Science & Research

Study links formaldehyde to protein damage

U. researcher discovers potential explanation for formaldehyde’s neurotoxic effects in co-led study

Contributing Writer
Thursday, October 6, 2016

Anatoly Zhitkovich, professor of pathology and laboratory medicine, co-authored a study on the newfound harmful effects of formaldehyde.

Formaldehyde, a known toxicant and carcinogen, is more harmful than previously believed, according to a study co-authored by Anatoly Zhitkovich, professor of pathology and laboratory medicine at the Warren Alpert Medical School. The study, published Sept. 14 in the American Journal of Pathology, suggests that formaldehyde damages proteins as well as DNA, a finding that has serious implications for human health.

The study was originally designed to explore how formaldehyde damages DNA because formaldehyde has long been known to cause cell damage, DNA damage and cancer. But during the study, “coincidental findings” led the authors to believe that formaldehyde harms cells in a second way by significantly damaging proteins, wrote Caitlin McCarthy, a co-author of the study, in an email to The Herald.

The findings were “exciting,” McCarthy wrote, because this is the first study to show formaldehyde’s effects on proteins.

When the researchers were studying the effects of formaldehyde on DNA, they noticed that the levels of an anticancer protein, p53, unexpectedly began to decrease as the doses of formeldahyde increased. This suggested that formaldehyde was somehow preventing the anticancer protein from protecting the cell properly, and that was the first sign of possible protein damage, Zhitkovich said. 

The researchers evaluated the severity of the protein damage by examining how many proteins the cell kills because the proteins could not be repaired, Zhitkovich said. The study found that there were “massive amounts” of polyubiquitination, or an extremely large build-up of damaged proteins that had been marked for destruction, he added.

The study showed that formaldehyde acts as a “heat shock mimic.” It triggers the same biological response as heat and causes the proteins to misfold and mutate. The results “open a window in some previously unrecognized form of injury to cells,” Zhitkovich said. 

The study is “significant because it has direct links to human health and well-being,” McCarthy wrote. “People can suffer occupational exposure to formaldehyde, and it is used in many manufactured products.”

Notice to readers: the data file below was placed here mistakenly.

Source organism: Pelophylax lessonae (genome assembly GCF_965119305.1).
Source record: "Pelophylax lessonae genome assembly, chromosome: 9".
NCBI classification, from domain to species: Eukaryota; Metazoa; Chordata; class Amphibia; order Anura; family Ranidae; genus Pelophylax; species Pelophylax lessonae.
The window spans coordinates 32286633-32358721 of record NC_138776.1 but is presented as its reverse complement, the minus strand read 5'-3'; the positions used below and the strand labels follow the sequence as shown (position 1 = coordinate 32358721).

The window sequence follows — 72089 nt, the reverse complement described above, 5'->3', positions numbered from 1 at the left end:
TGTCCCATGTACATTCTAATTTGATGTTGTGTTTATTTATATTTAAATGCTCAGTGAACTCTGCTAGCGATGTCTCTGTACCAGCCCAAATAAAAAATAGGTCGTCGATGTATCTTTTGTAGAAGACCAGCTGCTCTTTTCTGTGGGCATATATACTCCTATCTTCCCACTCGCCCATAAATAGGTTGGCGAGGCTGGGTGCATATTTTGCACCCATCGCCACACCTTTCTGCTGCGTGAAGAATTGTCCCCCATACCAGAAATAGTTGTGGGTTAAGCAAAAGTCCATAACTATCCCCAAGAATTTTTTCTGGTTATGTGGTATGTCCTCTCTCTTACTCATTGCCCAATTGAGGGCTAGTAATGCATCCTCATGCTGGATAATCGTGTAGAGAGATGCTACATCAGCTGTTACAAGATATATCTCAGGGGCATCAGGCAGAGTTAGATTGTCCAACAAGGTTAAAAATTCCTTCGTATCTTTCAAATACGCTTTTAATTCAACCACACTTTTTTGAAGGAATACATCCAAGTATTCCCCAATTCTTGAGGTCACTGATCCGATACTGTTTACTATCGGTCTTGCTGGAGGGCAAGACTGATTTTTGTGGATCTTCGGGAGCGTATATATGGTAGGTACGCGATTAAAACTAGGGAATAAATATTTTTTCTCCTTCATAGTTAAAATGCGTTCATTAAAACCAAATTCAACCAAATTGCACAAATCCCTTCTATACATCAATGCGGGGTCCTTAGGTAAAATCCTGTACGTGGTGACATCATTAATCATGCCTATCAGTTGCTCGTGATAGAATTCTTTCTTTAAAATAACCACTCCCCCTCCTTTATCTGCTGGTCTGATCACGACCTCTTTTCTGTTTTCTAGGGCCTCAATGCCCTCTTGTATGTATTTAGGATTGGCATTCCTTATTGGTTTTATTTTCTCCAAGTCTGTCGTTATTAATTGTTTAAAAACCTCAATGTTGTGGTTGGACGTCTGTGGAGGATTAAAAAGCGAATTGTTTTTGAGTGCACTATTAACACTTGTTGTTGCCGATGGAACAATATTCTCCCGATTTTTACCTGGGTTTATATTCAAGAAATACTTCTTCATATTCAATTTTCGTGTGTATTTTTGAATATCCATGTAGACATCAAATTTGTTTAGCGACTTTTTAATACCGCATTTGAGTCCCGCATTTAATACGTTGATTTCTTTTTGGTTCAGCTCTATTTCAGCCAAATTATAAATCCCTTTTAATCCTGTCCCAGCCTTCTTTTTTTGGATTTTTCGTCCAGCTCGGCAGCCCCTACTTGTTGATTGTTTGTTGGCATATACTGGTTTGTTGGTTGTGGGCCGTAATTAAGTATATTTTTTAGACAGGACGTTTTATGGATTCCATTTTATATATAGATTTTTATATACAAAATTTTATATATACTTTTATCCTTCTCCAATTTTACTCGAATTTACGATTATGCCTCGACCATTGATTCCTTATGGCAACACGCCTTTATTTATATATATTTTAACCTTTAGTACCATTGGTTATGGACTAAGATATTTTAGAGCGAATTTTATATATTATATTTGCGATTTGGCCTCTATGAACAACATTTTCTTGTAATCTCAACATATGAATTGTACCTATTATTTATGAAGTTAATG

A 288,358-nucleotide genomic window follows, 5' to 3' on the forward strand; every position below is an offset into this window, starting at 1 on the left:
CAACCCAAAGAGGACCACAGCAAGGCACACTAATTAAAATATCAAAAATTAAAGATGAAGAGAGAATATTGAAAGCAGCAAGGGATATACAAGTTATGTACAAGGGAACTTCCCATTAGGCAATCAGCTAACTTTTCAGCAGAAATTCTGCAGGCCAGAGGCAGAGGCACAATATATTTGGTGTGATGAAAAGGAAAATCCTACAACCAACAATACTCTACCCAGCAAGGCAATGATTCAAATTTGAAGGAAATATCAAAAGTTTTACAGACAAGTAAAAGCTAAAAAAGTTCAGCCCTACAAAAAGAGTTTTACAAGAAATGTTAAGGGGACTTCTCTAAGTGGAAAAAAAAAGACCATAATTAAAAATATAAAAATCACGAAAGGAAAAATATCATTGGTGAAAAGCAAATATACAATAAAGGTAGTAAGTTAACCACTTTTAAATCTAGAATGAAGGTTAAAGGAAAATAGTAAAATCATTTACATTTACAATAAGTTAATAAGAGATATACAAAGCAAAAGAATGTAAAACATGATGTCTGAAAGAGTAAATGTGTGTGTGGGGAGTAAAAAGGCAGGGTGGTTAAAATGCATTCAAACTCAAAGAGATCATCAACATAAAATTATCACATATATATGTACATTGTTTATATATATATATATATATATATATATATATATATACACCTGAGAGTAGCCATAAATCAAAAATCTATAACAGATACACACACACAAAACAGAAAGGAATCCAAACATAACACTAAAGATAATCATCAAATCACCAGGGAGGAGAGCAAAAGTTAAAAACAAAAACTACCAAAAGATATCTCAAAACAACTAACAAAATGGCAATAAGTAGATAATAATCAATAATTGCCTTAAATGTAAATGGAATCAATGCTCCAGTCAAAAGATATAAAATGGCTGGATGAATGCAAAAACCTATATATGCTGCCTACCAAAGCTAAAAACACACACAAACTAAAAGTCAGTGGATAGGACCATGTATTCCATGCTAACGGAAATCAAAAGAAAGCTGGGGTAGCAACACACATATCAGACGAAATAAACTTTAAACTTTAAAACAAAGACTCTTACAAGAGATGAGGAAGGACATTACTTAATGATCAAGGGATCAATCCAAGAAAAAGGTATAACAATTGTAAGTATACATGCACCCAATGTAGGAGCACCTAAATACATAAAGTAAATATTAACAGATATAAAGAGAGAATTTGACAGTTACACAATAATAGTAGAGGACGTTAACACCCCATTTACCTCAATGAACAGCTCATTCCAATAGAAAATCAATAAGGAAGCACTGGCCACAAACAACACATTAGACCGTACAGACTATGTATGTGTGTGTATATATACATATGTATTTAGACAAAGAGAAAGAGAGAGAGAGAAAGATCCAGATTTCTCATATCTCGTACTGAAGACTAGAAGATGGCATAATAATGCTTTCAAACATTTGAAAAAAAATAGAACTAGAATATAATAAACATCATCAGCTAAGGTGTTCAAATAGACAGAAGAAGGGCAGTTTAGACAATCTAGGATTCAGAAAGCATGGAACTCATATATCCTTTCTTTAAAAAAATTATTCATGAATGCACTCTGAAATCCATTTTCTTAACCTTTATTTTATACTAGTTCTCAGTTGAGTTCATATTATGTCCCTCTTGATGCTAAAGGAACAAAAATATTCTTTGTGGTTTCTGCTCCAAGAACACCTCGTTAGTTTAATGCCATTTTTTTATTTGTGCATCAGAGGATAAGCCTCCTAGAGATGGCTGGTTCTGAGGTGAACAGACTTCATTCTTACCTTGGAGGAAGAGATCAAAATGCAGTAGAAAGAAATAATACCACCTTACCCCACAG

His team thinks the data provides an explanation for the neurotoxic effects of formaldehyde, Zhitkovich added. High doses of formaldehyde have been known to cause Parkinson’s disease, eyesight damage and other diseases that stem from nerve damage, but the reason was unknown. The study’s results suggest that the formaldehyde-caused injury to proteins engenders the neurotoxic effects.

“Accumulation of large volumes of protein damage is one of the trademarks of many neurodegenerative diseases,” McCarthy wrote.

A relevant question now is whether the formaldehyde that humans naturally produce could have harmful long-term effects, Zhitkovich said. It is possible that this internal source of formaldehyde would significantly damage DNA and proteins, which would contribute to age-related health problems as cells age and unrepaired damages accumulate over a lifetime, he added.   

This study should influence people to “minimize their exposure” to formaldehyde, McCarthy wrote. But the chemical is used in many common items such as new carpets, paints, household and cosmetic products and new mobile home building materials, according to the researchers. The study might lead to “new regulations that limit the use of formaldehyde in these products,” wrote Sara Ortega-Atienza, lead author of the study, in an email to The Herald.

It can be “scary” to consider the significant effects of formaldehyde from cigarette smoke, indoor offices and especially in occupational settings, Zhitkovich said. People who smoke cigarettes or are professionally exposed to formaldehyde, such as embalmers, are at a significantly higher risk for cancer, he added.

People who are professionally exposed to formaldehyde should be careful to use their companies’ protective equipment properly, McCarthy wrote. “Industries that use formaldehyde in their manufacturing should considering switching to less harmful alternatives,” McCarthy added.